"You can set those either on your account page at a project web site, or directly through BOINC Manager on your computer. You can't use both techniques at the same time."

Ah, good to know. I'll look into this further. There was additional work being done on limiting network traffic, but I can scale that back.

RE: Rosetta & Cache - Yes, that makes sense. I was working on limiting downloads to the evenings and raised cache limits well above the numbers you mentioned but have already scaled back and will do more.

Thanks again for the details.
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ProDigit

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Message 102761 - Posted: 31 Jan 2021, 23:31:50 UTC

So long your CPU is below 75C you're good.
With water cooling, you could look into closed loop water cooling systems.
They are cheap, and no dripping hose messes (so long the CPU temps stay below 75C).
I know they say less than 60C but I've gone as high as 95C with a single fan radiator, where the air literally hurt my hand (like a hair dryer).
Twin fan systems (2x 140mm) do keep 105-125W cool enough, however with PBO enabled, Ryzen 3900x or better easily hit 150W which is a bit on the hot side.
The triple fan systems usually stay hand cool, with fans running very low speeds (vs at full speed on 2x140mm fan systems).
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Raistmer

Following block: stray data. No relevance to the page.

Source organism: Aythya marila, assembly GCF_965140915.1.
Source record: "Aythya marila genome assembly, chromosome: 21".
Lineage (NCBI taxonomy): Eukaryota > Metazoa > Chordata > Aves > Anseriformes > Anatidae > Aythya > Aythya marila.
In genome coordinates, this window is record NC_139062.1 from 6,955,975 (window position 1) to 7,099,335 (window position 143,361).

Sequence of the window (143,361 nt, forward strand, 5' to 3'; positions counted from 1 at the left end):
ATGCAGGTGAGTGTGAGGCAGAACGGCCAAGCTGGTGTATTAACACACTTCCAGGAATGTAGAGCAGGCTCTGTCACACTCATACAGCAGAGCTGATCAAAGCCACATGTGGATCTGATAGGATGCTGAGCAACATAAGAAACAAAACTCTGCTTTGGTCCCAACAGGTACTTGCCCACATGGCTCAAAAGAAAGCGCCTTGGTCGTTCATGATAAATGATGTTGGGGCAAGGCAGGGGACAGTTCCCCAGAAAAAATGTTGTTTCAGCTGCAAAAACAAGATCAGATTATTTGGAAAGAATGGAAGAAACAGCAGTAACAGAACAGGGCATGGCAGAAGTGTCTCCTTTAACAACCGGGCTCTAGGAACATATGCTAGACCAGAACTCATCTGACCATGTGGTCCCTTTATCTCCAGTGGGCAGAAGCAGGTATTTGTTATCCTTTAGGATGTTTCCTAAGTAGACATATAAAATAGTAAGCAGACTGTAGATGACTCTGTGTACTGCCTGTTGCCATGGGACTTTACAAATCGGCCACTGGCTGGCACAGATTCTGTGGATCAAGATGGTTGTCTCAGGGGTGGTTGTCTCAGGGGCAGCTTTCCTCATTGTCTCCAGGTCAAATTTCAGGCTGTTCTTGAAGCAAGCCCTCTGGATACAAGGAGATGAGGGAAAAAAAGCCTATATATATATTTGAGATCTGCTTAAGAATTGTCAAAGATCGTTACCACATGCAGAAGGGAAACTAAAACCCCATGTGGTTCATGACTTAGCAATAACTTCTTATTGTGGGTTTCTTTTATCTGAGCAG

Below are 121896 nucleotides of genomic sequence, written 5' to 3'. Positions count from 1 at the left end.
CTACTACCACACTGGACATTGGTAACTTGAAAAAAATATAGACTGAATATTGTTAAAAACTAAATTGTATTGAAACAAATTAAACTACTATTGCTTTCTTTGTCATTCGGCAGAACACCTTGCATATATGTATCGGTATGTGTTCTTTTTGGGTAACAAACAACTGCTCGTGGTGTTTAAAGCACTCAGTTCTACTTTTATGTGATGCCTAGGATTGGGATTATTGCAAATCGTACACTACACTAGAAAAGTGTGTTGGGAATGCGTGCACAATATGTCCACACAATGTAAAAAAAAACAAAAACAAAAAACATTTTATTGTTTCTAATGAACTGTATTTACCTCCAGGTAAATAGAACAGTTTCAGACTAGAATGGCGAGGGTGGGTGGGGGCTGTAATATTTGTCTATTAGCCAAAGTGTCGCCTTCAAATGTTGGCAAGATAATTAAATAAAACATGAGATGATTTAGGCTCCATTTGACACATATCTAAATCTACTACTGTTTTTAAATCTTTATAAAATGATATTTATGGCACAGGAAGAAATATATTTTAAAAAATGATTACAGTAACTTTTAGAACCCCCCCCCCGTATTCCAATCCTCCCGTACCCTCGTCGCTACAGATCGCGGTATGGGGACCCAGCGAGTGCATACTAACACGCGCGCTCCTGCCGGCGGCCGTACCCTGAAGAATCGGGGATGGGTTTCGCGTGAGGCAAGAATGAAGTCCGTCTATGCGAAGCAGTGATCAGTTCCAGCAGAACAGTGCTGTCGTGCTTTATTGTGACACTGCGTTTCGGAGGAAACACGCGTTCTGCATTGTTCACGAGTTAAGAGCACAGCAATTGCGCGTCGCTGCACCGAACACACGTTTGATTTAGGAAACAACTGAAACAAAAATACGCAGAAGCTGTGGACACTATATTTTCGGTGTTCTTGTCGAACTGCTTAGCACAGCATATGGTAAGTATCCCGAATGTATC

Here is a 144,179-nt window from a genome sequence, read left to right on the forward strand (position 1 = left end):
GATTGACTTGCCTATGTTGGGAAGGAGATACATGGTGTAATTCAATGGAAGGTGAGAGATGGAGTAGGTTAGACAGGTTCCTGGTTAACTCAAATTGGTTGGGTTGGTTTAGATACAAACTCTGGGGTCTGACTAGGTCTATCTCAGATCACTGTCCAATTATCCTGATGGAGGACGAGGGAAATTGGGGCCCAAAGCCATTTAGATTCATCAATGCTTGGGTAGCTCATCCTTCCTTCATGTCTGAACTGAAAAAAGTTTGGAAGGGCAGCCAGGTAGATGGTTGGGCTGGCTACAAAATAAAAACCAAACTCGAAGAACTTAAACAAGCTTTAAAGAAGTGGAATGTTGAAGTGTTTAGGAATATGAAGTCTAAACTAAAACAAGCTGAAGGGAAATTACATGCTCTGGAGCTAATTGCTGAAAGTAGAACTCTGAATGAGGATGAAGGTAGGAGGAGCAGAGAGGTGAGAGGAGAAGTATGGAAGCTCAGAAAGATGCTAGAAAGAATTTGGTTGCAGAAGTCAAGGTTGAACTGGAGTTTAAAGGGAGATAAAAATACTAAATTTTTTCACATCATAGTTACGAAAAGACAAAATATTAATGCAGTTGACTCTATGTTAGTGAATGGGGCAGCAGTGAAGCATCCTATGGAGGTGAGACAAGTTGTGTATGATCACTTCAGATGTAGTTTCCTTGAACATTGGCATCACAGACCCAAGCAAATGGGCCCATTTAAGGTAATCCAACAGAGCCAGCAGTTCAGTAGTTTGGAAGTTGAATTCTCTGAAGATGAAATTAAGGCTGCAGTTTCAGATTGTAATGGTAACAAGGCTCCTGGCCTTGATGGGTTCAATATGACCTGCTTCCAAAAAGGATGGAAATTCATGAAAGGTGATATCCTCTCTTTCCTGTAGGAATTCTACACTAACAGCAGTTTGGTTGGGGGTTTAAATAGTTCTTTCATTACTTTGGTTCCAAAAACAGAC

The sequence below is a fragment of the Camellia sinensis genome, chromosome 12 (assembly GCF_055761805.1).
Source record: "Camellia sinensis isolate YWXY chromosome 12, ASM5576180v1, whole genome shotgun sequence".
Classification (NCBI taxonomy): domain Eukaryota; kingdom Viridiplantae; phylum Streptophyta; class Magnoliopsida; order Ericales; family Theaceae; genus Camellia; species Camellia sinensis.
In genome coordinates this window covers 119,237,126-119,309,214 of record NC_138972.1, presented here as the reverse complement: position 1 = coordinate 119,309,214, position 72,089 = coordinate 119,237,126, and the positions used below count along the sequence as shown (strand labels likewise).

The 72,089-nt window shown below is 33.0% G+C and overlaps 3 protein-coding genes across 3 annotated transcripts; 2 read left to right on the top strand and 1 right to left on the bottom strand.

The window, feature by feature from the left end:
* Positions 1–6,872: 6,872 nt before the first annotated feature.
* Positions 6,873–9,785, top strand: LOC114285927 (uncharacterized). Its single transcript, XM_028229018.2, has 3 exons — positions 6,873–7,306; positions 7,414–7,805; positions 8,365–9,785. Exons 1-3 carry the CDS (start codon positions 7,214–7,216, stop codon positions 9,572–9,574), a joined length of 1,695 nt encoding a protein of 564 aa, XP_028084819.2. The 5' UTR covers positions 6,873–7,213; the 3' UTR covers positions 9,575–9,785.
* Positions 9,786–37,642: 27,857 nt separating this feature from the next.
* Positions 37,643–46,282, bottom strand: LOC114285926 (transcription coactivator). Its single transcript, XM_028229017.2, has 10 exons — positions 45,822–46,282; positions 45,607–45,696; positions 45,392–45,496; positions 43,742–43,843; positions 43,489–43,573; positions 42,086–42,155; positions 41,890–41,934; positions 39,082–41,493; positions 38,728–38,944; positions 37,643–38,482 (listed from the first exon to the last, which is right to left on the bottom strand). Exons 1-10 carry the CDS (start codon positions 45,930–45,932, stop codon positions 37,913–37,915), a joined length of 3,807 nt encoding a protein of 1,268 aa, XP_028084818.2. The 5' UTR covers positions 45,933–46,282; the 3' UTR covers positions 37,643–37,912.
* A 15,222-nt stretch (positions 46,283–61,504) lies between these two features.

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Message 102993 - Posted: 15 Feb 2021, 9:18:26 UTC
Last modified: 15 Feb 2021, 9:19:33 UTC

Trapped by the same issue at E@h project
For details:https://einsteinathome.org/goto/comment/183445
https://einsteinathome.org/goto/comment/183494
Hugely overcommitted CPU cache and no GPU tasks, GPU sits idle after app_config use.
Is it possible to fix this bug ?
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Richard Haselgrove
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Message 102995 - Posted: 15 Feb 2021, 10:00:41 UTC - in response to Message 102993.  

Is it possible to fix this bug ?
Well, you're a programmer, so you know that it's always possible to fix a bug - but it's not always easy.

There are two prerequisites:

1) That somebody carefully analyses the cause and location of the bug, so that it can be expressed in programming terms.